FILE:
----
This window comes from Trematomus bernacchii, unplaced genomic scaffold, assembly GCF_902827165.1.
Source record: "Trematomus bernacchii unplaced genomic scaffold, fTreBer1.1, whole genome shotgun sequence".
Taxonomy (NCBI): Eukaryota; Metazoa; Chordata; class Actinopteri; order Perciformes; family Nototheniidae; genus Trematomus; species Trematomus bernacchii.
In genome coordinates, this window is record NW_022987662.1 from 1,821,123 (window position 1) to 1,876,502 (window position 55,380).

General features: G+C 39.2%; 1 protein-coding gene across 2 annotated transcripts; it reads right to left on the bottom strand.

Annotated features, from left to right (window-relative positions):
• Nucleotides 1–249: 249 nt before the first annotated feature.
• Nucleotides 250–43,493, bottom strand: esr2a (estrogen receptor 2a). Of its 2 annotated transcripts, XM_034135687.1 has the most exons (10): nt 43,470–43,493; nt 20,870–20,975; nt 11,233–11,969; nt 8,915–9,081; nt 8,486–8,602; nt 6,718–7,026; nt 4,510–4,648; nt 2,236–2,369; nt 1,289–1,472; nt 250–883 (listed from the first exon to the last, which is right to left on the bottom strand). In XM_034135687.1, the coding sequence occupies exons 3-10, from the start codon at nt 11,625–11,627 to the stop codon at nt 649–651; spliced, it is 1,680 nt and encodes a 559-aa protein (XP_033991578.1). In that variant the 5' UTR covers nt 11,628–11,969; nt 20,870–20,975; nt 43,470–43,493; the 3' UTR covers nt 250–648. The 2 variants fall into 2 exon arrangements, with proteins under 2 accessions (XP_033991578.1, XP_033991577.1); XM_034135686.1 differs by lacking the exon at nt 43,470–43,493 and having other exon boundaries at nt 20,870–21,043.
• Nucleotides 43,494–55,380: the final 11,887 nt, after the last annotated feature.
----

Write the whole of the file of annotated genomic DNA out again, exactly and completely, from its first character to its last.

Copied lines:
This window comes from Trematomus bernacchii, unplaced genomic scaffold, assembly GCF_902827165.1.
Source record: "Trematomus bernacchii unplaced genomic scaffold, fTreBer1.1, whole genome shotgun sequence".
Taxonomy (NCBI): Eukaryota; Metazoa; Chordata; class Actinopteri; order Perciformes; family Nototheniidae; genus Trematomus; species Trematomus bernacchii.
In genome coordinates, this window is record NW_022987662.1 from 1,821,123 (window position 1) to 1,876,502 (window position 55,380).

General features: G+C 39.2%; 1 protein-coding gene across 2 annotated transcripts; it reads right to left on the bottom strand.

Annotated features, from left to right (window-relative positions):
• Nucleotides 1–249: 249 nt before the first annotated feature.
• Nucleotides 250–43,493, bottom strand: esr2a (estrogen receptor 2a). Of its 2 annotated transcripts, XM_034135687.1 has the most exons (10): nt 43,470–43,493; nt 20,870–20,975; nt 11,233–11,969; nt 8,915–9,081; nt 8,486–8,602; nt 6,718–7,026; nt 4,510–4,648; nt 2,236–2,369; nt 1,289–1,472; nt 250–883 (listed from the first exon to the last, which is right to left on the bottom strand). In XM_034135687.1, the coding sequence occupies exons 3-10, from the start codon at nt 11,625–11,627 to the stop codon at nt 649–651; spliced, it is 1,680 nt and encodes a 559-aa protein (XP_033991578.1). In that variant the 5' UTR covers nt 11,628–11,969; nt 20,870–20,975; nt 43,470–43,493; the 3' UTR covers nt 250–648. The 2 variants fall into 2 exon arrangements, with proteins under 2 accessions (XP_033991578.1, XP_033991577.1); XM_034135686.1 differs by lacking the exon at nt 43,470–43,493 and having other exon boundaries at nt 20,870–21,043.
• Nucleotides 43,494–55,380: the final 11,887 nt, after the last annotated feature.